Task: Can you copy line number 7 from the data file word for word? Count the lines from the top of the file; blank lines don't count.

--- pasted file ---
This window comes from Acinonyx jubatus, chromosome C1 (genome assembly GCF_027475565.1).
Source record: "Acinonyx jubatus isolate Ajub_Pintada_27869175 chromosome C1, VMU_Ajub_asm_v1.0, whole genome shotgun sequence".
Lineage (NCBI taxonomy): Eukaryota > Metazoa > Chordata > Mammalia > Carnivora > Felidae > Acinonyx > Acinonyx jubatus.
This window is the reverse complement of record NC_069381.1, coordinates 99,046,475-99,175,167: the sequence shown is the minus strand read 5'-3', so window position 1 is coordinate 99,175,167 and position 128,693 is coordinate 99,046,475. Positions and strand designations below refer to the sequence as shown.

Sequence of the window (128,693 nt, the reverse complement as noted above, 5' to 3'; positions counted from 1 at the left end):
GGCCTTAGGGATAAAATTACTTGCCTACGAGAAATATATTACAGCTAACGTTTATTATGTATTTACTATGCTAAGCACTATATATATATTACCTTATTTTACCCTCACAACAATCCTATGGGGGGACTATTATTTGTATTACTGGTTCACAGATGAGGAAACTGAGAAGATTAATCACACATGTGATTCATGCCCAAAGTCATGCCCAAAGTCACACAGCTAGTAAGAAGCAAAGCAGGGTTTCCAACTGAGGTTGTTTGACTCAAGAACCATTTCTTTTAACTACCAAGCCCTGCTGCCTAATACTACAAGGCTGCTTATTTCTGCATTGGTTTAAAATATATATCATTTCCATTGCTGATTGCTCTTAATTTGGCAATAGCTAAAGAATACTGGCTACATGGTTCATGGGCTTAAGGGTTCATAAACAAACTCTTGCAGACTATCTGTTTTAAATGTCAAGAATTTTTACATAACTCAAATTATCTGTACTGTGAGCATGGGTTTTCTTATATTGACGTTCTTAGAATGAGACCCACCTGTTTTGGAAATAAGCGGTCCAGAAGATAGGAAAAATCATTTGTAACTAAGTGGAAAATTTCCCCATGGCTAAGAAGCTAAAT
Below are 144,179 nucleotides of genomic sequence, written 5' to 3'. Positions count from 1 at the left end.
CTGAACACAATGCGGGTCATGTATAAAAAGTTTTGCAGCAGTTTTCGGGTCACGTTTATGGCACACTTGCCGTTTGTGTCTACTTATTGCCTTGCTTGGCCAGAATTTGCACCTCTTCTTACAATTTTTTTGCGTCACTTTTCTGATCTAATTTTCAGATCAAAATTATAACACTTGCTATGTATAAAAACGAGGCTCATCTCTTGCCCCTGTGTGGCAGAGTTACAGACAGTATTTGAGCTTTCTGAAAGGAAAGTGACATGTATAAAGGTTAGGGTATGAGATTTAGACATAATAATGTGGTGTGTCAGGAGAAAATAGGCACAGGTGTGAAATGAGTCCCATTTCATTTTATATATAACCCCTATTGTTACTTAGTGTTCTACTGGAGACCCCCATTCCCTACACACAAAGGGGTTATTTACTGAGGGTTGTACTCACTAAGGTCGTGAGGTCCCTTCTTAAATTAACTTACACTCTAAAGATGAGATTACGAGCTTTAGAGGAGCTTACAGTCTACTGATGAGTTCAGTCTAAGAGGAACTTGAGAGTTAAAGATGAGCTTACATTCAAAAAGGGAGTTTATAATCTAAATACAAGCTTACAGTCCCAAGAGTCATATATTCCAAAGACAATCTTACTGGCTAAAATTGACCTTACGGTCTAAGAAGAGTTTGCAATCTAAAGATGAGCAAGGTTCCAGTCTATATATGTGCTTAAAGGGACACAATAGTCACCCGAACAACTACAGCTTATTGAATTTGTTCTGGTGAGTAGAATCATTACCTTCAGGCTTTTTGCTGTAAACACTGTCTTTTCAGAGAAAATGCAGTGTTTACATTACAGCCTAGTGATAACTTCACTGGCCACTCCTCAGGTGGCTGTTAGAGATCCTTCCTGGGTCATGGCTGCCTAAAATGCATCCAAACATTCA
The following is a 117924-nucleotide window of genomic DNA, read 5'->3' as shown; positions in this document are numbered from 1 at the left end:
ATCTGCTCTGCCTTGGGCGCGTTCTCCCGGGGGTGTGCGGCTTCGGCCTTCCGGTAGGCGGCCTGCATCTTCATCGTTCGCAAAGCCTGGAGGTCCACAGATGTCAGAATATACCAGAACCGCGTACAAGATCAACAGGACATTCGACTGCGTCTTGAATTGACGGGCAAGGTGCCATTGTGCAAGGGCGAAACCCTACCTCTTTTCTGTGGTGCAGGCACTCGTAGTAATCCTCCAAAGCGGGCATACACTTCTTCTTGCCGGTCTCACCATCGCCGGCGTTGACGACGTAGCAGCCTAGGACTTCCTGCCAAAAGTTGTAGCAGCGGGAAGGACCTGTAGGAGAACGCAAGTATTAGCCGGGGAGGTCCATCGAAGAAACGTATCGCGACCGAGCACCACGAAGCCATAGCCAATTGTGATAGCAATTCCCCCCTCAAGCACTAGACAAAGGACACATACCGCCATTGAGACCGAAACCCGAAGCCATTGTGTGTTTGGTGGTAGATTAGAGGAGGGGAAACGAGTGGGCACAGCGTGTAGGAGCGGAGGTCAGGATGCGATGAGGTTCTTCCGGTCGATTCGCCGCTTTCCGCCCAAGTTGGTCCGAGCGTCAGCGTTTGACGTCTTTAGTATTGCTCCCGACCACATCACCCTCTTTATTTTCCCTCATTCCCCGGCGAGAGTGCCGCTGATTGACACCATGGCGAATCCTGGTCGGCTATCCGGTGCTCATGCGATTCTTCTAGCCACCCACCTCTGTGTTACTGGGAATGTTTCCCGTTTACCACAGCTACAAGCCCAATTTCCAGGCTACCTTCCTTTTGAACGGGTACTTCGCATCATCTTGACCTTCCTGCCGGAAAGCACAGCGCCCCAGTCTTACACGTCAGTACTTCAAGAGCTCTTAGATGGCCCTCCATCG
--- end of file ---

Below are 144,179 nucleotides of genomic sequence, written 5' to 3'. Positions count from 1 at the left end.